++n; /*ditto, prefix or postfix unimportant */
  x = n++; /* x will be 10 */
  z = ++n; /* z will be 11 */
  return 0;

But what if you want to increment/decrement with more than one? Simple, since c++ is the equivalent of c+=1. Replace 1 with whatever value you need and you’re set. These compound operators can also be used with any other binary arithmetic operators (e.g. *= or /=) and the bitwise operators as well, like ‘a &= b’.

Bitwise operators

In C you can do bitwise operations easily, but remember! They work and are to be used only with integer types, signed or unsigned. These operators are:

& - bitwise AND
| - bitwise OR
^ - XOR
<< - left shift
>> - right shift
-  - one's complement

Logical operators

We’ve already dealt with ‘!’, which negates any logical expression, but there are two very important logical operators (be careful not to mix them up with the bitwise ones): and and or, respectively. So, if I want to write in C something like “if variable 1 has value 2 and variable 2 has value 8”, I’ll write like this:

if (var1 == 2 && var2 == 8)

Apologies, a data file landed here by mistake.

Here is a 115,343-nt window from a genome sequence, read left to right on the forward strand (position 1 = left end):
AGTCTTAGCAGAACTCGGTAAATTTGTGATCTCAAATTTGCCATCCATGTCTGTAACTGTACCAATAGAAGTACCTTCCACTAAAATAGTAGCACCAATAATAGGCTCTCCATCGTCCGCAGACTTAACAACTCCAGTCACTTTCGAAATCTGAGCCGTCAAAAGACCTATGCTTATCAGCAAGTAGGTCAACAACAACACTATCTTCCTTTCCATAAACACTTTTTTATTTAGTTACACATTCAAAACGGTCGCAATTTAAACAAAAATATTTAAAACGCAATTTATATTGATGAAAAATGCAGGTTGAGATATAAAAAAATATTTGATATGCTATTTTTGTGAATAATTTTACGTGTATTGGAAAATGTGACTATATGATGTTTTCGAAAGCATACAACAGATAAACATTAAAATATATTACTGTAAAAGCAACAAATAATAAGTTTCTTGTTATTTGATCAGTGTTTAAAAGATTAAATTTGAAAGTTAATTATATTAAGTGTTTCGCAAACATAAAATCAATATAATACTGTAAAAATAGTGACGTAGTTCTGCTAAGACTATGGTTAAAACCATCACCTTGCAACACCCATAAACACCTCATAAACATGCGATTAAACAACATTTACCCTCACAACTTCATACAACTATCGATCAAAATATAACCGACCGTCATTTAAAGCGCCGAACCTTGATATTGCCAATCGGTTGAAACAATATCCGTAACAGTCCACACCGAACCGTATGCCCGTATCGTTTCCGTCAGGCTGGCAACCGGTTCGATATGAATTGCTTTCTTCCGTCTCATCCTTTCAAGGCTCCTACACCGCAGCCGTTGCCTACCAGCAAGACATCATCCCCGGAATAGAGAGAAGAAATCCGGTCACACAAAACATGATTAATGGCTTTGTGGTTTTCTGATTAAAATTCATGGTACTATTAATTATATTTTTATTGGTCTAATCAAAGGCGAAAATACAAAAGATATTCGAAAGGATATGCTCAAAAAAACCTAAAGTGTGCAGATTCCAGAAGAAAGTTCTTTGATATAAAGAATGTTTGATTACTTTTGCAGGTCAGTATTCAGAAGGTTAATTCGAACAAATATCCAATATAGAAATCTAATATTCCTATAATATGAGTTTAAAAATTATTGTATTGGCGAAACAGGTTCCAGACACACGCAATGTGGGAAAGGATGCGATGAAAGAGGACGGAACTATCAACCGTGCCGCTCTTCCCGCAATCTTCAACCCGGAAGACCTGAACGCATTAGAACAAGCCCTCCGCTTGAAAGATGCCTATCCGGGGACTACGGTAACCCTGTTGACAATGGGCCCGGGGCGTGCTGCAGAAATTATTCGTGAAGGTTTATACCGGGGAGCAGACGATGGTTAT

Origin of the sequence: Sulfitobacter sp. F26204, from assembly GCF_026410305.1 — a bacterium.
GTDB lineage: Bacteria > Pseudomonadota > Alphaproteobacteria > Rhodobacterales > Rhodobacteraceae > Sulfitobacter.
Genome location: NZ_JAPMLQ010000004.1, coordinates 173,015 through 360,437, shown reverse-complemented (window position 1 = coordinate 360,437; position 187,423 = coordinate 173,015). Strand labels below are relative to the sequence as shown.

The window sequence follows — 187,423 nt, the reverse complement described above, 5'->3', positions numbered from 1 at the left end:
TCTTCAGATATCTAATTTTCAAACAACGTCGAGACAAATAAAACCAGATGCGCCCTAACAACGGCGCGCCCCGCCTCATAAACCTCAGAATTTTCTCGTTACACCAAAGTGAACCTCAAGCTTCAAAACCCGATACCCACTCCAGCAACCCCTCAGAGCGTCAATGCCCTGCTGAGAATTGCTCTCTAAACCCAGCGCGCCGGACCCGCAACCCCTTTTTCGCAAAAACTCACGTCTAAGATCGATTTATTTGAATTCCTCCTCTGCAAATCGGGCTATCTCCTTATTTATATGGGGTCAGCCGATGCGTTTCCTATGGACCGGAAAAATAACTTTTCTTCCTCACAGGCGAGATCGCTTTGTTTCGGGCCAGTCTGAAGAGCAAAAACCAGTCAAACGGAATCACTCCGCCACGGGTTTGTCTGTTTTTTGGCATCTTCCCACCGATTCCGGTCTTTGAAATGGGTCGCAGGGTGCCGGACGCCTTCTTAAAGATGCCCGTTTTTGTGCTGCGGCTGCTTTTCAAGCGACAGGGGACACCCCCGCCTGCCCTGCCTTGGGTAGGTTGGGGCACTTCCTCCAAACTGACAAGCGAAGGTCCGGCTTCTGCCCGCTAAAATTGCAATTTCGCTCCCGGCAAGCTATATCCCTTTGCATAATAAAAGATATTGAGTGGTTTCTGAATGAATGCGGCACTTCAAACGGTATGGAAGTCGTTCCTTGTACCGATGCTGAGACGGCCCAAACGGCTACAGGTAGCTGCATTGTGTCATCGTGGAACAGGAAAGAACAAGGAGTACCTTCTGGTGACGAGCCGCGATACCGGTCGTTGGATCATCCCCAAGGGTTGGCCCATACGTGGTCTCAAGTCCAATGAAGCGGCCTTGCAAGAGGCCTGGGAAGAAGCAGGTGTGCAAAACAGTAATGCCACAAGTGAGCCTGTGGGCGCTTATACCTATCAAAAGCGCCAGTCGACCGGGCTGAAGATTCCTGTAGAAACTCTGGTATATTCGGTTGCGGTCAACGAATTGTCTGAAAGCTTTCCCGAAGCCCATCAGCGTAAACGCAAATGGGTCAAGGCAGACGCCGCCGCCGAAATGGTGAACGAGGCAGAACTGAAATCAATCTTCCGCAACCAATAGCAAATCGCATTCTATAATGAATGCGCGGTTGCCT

Here both conditions must evaluate as true for the instructions following if to execute. If either will do, or both, we replace ‘&&’ with ‘||’ (conjunction versus disjunction).

Other operators

People that have some C experience may have noticed the lack of some operators. Of course, and we’re aware of that, but what sense would it make to list the indirection operator while readers don’t know what a pointer is? So, the other operators, specific to other parts of C, will be dealt with in due time.


With the examples offered in this part, we’re certain you have enough to play a little and try various options. You know, the compiler won’t bite if you feed it wrong data, nor will the computer explode. And, like we said before, you can’t learn programming by reading books only. So get your keyboard and create something interesting.

Here is what you can expect next: